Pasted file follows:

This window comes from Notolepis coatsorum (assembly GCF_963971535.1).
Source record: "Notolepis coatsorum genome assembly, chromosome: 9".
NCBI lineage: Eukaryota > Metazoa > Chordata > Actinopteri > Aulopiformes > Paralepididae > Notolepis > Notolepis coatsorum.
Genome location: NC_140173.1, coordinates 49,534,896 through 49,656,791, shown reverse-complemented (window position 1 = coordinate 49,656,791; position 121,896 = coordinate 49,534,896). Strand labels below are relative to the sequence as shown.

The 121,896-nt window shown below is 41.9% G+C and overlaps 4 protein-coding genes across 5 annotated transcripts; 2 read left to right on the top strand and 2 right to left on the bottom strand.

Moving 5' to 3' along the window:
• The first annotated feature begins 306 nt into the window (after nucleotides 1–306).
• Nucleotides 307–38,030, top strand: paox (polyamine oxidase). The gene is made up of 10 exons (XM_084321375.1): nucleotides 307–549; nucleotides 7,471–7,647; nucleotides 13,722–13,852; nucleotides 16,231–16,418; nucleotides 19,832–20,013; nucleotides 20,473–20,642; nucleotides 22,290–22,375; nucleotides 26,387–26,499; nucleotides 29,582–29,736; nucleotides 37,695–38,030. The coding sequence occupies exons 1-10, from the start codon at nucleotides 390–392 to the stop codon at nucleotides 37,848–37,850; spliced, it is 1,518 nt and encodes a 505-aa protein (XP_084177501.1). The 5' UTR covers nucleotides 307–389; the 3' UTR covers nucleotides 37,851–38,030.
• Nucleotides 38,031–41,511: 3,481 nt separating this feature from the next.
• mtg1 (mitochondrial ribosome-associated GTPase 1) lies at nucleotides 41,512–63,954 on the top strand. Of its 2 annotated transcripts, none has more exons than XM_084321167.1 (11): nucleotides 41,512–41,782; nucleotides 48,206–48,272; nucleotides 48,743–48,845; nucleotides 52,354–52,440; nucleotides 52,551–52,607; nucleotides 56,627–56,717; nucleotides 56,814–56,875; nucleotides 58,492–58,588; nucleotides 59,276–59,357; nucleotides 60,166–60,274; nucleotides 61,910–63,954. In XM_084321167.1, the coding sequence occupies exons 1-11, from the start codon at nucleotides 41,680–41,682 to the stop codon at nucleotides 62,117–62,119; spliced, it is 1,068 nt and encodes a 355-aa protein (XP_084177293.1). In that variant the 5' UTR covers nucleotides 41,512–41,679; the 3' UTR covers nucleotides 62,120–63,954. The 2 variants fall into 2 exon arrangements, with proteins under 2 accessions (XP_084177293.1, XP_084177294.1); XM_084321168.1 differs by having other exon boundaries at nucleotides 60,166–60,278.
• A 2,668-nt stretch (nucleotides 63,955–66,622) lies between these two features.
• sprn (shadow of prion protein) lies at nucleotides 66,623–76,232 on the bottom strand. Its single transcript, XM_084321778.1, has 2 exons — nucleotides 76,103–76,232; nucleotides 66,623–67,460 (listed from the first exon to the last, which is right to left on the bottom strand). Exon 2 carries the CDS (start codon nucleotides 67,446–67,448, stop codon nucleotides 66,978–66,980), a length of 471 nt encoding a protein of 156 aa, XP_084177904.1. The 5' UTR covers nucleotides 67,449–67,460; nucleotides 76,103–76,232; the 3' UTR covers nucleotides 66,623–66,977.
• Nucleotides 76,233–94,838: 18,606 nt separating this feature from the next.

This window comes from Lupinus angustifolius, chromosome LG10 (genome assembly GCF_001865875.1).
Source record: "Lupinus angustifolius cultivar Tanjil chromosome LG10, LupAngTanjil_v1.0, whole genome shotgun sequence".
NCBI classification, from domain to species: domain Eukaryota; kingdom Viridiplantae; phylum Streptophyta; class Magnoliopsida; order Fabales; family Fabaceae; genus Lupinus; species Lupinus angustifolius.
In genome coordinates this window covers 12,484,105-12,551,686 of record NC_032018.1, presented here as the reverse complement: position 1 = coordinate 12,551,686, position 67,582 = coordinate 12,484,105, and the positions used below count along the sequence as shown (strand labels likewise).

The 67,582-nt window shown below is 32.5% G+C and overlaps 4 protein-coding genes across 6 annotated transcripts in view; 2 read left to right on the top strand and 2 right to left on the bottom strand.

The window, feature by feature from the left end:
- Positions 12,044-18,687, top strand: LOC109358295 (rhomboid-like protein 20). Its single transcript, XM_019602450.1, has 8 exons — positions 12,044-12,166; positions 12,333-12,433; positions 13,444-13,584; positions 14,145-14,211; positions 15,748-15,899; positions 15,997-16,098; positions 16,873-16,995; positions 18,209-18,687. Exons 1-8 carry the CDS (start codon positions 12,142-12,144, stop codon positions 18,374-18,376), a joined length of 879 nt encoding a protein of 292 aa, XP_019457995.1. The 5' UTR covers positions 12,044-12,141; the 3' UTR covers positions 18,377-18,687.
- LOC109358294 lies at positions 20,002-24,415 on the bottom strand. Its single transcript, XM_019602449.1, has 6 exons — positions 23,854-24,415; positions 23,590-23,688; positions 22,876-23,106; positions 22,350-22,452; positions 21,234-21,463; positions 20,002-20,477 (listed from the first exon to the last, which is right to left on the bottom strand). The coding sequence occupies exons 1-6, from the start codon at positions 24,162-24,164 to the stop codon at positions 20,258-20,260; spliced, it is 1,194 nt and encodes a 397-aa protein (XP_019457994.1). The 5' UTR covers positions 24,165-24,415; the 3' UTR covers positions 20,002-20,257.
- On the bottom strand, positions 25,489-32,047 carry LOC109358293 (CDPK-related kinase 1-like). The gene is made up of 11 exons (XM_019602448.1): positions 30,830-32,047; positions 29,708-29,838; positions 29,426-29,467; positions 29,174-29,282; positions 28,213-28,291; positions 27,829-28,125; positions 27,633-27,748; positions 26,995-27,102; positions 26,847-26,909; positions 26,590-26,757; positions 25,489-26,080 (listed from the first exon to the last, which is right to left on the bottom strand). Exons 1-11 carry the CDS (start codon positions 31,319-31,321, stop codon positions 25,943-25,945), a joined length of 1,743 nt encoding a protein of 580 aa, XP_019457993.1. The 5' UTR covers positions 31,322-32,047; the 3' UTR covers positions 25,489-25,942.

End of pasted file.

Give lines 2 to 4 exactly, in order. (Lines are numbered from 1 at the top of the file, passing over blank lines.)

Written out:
Source record: "Notolepis coatsorum genome assembly, chromosome: 9".
NCBI lineage: Eukaryota > Metazoa > Chordata > Actinopteri > Aulopiformes > Paralepididae > Notolepis > Notolepis coatsorum.
Genome location: NC_140173.1, coordinates 49,534,896 through 49,656,791, shown reverse-complemented (window position 1 = coordinate 49,656,791; position 121,896 = coordinate 49,534,896). Strand labels below are relative to the sequence as shown.